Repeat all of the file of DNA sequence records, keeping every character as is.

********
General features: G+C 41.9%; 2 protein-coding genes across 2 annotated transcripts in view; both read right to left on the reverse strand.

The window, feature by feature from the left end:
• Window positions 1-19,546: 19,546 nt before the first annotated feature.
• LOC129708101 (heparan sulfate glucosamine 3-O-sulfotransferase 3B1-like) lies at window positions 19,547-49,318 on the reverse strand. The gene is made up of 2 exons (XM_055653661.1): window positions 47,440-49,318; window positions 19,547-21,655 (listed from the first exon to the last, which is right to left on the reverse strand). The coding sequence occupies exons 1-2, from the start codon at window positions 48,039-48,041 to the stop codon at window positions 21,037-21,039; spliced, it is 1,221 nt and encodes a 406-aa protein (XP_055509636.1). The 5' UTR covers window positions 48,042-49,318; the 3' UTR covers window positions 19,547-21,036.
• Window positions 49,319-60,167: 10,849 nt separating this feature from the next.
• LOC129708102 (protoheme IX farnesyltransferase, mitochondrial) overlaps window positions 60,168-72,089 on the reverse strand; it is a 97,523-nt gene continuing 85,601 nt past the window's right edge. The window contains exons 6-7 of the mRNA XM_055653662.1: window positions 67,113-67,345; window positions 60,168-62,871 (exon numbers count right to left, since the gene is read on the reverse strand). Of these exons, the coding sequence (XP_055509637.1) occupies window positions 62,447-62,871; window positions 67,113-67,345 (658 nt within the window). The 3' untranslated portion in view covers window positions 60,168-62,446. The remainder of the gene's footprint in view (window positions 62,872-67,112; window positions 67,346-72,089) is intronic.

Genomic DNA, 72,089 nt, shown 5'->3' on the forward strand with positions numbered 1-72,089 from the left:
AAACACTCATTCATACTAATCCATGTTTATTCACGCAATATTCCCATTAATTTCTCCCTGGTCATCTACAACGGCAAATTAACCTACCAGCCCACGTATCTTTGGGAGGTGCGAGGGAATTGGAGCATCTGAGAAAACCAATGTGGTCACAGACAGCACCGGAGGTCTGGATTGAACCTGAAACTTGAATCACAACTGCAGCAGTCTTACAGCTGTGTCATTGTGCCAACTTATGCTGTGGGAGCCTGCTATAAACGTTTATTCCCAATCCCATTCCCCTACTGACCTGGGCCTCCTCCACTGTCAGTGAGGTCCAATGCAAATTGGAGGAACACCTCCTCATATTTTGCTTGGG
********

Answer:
General features: G+C 41.9%; 2 protein-coding genes across 2 annotated transcripts in view; both read right to left on the reverse strand.

The window, feature by feature from the left end:
• Window positions 1-19,546: 19,546 nt before the first annotated feature.
• LOC129708101 (heparan sulfate glucosamine 3-O-sulfotransferase 3B1-like) lies at window positions 19,547-49,318 on the reverse strand. The gene is made up of 2 exons (XM_055653661.1): window positions 47,440-49,318; window positions 19,547-21,655 (listed from the first exon to the last, which is right to left on the reverse strand). The coding sequence occupies exons 1-2, from the start codon at window positions 48,039-48,041 to the stop codon at window positions 21,037-21,039; spliced, it is 1,221 nt and encodes a 406-aa protein (XP_055509636.1). The 5' UTR covers window positions 48,042-49,318; the 3' UTR covers window positions 19,547-21,036.
• Window positions 49,319-60,167: 10,849 nt separating this feature from the next.
• LOC129708102 (protoheme IX farnesyltransferase, mitochondrial) overlaps window positions 60,168-72,089 on the reverse strand; it is a 97,523-nt gene continuing 85,601 nt past the window's right edge. The window contains exons 6-7 of the mRNA XM_055653662.1: window positions 67,113-67,345; window positions 60,168-62,871 (exon numbers count right to left, since the gene is read on the reverse strand). Of these exons, the coding sequence (XP_055509637.1) occupies window positions 62,447-62,871; window positions 67,113-67,345 (658 nt within the window). The 3' untranslated portion in view covers window positions 60,168-62,446. The remainder of the gene's footprint in view (window positions 62,872-67,112; window positions 67,346-72,089) is intronic.

Genomic DNA, 72,089 nt, shown 5'->3' on the forward strand with positions numbered 1-72,089 from the left:
AAACACTCATTCATACTAATCCATGTTTATTCACGCAATATTCCCATTAATTTCTCCCTGGTCATCTACAACGGCAAATTAACCTACCAGCCCACGTATCTTTGGGAGGTGCGAGGGAATTGGAGCATCTGAGAAAACCAATGTGGTCACAGACAGCACCGGAGGTCTGGATTGAACCTGAAACTTGAATCACAACTGCAGCAGTCTTACAGCTGTGTCATTGTGCCAACTTATGCTGTGGGAGCCTGCTATAAACGTTTATTCCCAATCCCATTCCCCTACTGACCTGGGCCTCCTCCACTGTCAGTGAGGTCCAATGCAAATTGGAGGAACACCTCCTCATATTTTGCTTGGG